- Sense of community,
- Interactions with faculty and staff,
- Health and wellness,
- Campus climate and culture, and
- Academic and extracurricular involvement.
Additionally, projects intended to address campus climate will continue to be tracked online through the Office of Diversity and Inclusion.
USC Connect and the Office of Diversity and Inclusion are developing a new pathway for Graduation with Leadership Distinction (GLD) titled, Diversity and Social Advocacy. Leadership Distinction in this pathway will focus specifically on issues of social justice and challenges that face our communities as they relate to ability, class, ethnicity, gender, gender and sexual identity, race and religion. We will be seeking Faculty Senate approval and anticipate offering the new pathway in the fall semester of 2016.
To improve the sense of inclusion reflected in homecoming activities, the process for selecting the Homecoming Executive Commission that is charged with planning and executing homecoming week activities (with the advise and assistance of the Homecoming Commission) was significantly revised. In the past, the Executive Commission has been generally comprised of past Homecoming Commission members or students who were chosen by the out-going Executive Commission. The new process yielded an 11 member Executive Commission that has the following composition:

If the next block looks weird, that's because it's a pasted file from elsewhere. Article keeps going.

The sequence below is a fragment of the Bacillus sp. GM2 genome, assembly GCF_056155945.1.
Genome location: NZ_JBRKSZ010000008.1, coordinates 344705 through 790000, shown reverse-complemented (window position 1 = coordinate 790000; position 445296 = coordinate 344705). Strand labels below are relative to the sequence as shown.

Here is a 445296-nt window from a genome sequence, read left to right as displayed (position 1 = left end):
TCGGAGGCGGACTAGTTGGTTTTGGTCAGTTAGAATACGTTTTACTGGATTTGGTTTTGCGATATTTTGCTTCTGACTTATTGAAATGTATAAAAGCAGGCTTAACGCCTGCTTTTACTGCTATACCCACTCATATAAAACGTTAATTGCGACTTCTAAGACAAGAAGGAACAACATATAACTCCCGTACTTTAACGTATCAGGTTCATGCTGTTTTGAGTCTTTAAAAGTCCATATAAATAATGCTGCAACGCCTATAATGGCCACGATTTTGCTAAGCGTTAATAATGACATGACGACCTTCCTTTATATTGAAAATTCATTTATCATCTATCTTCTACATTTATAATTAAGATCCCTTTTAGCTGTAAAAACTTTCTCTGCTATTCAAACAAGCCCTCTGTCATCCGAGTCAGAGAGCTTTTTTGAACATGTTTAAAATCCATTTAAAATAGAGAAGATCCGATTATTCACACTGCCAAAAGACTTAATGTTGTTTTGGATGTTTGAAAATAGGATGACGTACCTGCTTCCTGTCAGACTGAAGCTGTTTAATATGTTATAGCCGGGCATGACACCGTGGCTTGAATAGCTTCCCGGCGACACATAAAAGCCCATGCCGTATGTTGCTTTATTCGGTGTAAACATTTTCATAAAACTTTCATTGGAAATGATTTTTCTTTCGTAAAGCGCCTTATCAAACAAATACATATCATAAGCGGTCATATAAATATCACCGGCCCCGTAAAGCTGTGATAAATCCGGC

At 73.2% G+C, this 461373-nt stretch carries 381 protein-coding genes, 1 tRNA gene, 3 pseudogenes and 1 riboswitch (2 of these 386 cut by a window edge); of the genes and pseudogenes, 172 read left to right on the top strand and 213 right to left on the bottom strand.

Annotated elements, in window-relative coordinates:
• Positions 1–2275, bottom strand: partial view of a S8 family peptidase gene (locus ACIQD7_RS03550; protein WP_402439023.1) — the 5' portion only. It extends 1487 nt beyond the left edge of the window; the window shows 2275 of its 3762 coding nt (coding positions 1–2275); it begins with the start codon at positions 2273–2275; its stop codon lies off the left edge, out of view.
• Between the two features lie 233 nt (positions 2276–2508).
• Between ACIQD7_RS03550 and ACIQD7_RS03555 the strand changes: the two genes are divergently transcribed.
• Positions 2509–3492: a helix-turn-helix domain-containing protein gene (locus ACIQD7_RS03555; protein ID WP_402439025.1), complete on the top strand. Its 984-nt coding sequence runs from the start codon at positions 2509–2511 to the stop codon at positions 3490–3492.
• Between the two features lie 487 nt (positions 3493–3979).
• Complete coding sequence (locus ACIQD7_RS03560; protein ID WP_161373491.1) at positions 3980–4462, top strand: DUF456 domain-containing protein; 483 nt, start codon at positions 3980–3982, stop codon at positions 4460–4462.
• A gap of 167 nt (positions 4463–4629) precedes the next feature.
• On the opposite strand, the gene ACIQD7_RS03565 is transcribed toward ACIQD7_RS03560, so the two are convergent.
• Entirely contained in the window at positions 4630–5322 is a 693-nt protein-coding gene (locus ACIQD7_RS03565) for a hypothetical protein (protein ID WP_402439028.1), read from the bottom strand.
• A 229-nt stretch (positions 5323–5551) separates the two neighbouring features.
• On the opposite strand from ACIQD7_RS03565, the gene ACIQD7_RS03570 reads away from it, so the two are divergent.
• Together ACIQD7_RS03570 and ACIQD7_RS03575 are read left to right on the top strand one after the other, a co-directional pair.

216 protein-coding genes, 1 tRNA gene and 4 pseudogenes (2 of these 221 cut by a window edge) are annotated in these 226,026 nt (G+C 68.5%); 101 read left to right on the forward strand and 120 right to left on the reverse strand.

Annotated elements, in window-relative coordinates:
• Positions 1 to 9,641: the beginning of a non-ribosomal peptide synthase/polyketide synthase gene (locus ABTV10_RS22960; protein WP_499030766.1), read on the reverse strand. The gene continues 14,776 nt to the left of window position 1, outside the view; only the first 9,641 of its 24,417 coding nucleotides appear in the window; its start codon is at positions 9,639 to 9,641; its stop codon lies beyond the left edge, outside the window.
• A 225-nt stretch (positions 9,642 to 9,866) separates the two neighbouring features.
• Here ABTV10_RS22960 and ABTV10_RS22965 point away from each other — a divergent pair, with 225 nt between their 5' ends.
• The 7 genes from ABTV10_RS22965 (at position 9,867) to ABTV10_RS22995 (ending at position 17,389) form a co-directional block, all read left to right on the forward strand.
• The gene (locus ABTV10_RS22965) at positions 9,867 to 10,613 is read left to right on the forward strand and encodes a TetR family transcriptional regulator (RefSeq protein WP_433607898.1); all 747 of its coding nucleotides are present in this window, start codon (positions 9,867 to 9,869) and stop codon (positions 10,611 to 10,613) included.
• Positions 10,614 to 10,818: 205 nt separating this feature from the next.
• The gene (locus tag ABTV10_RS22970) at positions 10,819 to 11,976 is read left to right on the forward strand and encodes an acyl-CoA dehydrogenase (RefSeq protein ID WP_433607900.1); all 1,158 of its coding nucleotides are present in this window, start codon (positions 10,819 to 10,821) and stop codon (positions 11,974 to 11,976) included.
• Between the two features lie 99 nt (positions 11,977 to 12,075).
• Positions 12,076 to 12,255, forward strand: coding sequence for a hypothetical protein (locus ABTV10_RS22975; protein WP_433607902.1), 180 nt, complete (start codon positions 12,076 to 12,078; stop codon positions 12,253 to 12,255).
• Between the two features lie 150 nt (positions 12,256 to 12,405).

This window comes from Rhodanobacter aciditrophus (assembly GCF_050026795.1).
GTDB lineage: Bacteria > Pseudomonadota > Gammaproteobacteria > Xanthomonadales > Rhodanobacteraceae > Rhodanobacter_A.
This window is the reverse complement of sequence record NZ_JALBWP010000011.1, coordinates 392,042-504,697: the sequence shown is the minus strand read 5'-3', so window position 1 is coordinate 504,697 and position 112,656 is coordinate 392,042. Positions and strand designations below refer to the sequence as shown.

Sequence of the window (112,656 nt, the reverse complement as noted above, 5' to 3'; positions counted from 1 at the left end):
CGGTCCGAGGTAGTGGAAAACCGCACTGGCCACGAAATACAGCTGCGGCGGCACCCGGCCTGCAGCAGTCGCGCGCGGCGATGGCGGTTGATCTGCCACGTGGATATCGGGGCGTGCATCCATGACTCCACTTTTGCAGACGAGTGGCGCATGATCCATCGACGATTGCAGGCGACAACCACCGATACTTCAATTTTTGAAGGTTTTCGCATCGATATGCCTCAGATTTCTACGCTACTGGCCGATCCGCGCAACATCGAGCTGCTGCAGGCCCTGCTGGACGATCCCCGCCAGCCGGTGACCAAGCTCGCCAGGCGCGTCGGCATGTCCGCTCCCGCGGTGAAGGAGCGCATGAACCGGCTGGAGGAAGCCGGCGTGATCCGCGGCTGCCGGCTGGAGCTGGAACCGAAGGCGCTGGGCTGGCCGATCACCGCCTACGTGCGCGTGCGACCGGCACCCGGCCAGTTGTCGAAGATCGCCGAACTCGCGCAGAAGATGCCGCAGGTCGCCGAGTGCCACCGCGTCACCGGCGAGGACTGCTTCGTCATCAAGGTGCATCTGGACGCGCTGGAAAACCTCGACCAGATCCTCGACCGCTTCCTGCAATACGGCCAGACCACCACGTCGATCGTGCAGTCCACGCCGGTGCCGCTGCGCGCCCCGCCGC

- 10 Female, 1 Male
- 5 White, 6 Non-White
- 6 Greek, 5 Non-Greek
- 2 Freshman, 4 Sophomore, 5 Junior
The Homecoming Commission retreat was February 19-20. The commission had a list of feedback/concerns from the fall open forum that were part of the discussion. They also had a list of events that were suggested to engender a greater spirit of inclusion.